Contemporary art USA

Doing it for themselves

Texans have always been an independent bunch, and private individuals are funding a cultural boom

With the arts generating more than $4.5bn a year in the state, there’s more to Texas than the rodeo

The arts in Texas are better than you might expect. Assuming, of course, you weren’t expecting much. The state’s cultural scene has developed later than in other major American centres but Texas and its neighbours, Oklahoma and Arkansas, have experienced tremendous growth, and mainly within the past 50 years. No other part of the country has experienced an equivalent cultural boom, especially one largely funded and led by private individuals. 

Texas is home to some of the best museums in America and to some of the country’s wealthiest patrons, who tend to exert an inordinate influence on the culture around them. This is in keeping with the politics of the state. Texans are as wary of big government as they are receptive to big business, and this is reflected in the arts, where a scrawny public sector is buoyed by a robust private one. Individuals determine how to spend their money, not the government.

This long-standing streak of independence borders on libertarianism and is the result of a history of conflict with various governments. The first European settlers in Texas were the Spanish conquistadores, who arrived in the early 16th century. Only after the French announced a colony in the 1680s did the Spanish feel moved to assert control by establishing a series of missions. After Mexico won independence from Spain in 1821, the land became part of its northern frontier, but Mexico scarcely had more control of the remote and rugged territory than anyone else.

The Mexican authorities encouraged immigration from the US, and soon more settlers lived in the area than Mexicans. In 1836, they declared their independence and, within two months, had won a revolution to that effect. Ten years later, the US grudgingly agreed to annex Texas, which had been scraping by as a republic. Then, in 1861, when the North and South divided over the issue of slavery, Texas seceded from the Union and signed up with the Confederacy. It was readmitted to the Union in 1870, after the Civil War, but suffered penalties for bad behaviour. Politicians who had held office during the Civil War were thrown out and replaced with those more sympathetic to the Union, who quickly passed a new Texas constitution that established a strong state government with far-reaching powers.

In 1876, conservatives had won back enough seats to adopt a state constitution designed to limit the power of the state government forever. By the beginning of the 20th century, Texas had become what it roughly remains today: a place where people are used to doing what they want. Distrust of the federal government has persisted: Texans don’t expect much help, and the government is only likely to rouse itself on behalf of the business community, since business creates jobs.

This has served the art world well. If you want to create culture, the state won’t really help—but it won’t stop you, either. Private citizens have built much of the arts infrastructure in Texas, or at least led the fundraising efforts to do. The French couple John and Dominique de Menil, for example, moved to Houston for the same reason that most people arrive in Texas—to work. Their philanthropy came later. The couple realised that if they wanted to see art, they would have to stage it. This hands-on approach has shaped the state’s cultural hubs, including Fort Worth, Dallas, Austin and San Antonio, and continues to do so today.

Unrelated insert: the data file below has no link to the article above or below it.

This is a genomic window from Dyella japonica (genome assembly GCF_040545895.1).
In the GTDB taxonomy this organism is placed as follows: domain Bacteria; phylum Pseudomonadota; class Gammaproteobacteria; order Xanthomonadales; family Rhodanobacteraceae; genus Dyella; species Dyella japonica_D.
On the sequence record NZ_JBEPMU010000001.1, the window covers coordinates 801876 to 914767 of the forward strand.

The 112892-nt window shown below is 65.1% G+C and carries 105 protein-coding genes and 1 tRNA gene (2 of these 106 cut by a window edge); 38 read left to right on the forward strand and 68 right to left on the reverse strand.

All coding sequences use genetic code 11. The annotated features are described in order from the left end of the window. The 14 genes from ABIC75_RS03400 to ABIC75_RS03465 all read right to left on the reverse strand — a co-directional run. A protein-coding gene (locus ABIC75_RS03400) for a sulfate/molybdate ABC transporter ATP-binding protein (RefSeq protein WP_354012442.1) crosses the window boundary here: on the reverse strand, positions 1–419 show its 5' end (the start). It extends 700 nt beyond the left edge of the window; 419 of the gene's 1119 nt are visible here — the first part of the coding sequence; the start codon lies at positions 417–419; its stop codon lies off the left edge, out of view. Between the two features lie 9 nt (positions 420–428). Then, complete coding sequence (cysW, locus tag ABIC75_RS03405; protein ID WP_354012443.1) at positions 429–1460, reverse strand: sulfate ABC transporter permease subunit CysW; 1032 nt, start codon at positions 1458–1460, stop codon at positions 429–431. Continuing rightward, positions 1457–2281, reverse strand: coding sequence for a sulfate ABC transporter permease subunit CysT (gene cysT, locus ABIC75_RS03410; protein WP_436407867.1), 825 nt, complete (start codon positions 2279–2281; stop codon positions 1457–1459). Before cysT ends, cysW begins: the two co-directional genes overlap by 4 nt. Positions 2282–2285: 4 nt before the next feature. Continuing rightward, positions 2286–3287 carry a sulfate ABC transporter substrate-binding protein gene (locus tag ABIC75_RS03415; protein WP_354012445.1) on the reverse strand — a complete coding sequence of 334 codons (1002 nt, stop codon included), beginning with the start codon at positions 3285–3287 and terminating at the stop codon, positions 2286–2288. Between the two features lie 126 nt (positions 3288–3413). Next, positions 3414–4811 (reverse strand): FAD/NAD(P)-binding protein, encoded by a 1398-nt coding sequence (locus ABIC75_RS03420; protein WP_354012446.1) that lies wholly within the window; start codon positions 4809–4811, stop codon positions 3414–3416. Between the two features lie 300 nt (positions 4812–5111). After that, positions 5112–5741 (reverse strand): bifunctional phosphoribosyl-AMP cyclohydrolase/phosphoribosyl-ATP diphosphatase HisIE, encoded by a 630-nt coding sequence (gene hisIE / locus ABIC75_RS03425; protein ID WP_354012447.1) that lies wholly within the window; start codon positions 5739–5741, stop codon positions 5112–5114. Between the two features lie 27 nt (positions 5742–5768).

Officially, the arts are not a high priority. The state sees arts and culture in broad terms, covering everything from zoos and historical sites to drive-in movie theatres and museums. The Texas Commission on the Arts, a state agency that awards grants, had an operating budget of around $3.5m in 2012, two-thirds of which came from the state (the rest comes from the federal government, via the National Endowment for the Arts, and private donors). This was a steep drop from its 2011 budget of more than $8.2m: the state’s governor, Rick Perry, slashed funding to plug a $27bn state budget shortfall. Perry is due to step down next year, but the frontrunners to replace him are no more likely to funnel money into the arts.

Typically of Texas, most supporters of the arts make the case for business benefits: Texas should fund the arts because it would see a good return on investment. In the Austin Chronicle in 2011, Robert Faires wrote: “Newsflash, governor: the arts and other creative industries provide real jobs for Texans—almost 700,000 as of 2009—and they’ve been adding jobs at a rate of more than 20% for seven years now.” Beyond that, he continued, recent economic-impact studies had found that the arts generate around $4.5bn a year in economic activity in Texas. Such money-minded mentality is common and it serves this state, where work is an aspirational ideal, well enough.

The writer is a senior editor at the Texas Monthly and the author of Big, Hot, Cheap and Right: What America Can Learn from the Strange Genius of Texas

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16 Nov 13
16:51 CET


I just visited Dallas and was astonished at the ramped-up cultural scene, so different than the sleepy milieu 10 years ago. With the Arts District, free admission to the Dallas Art Museum, and the Nasher Sculpture Center's public art initiative, it seemed to me that visual art is thriving. The Dallas mayor said to be a great city Dallas needs to be a great art city. Sounds like commitment to me. Public and private figures seem to have the same goal, and in such a go-getter place, I bet they succeed.

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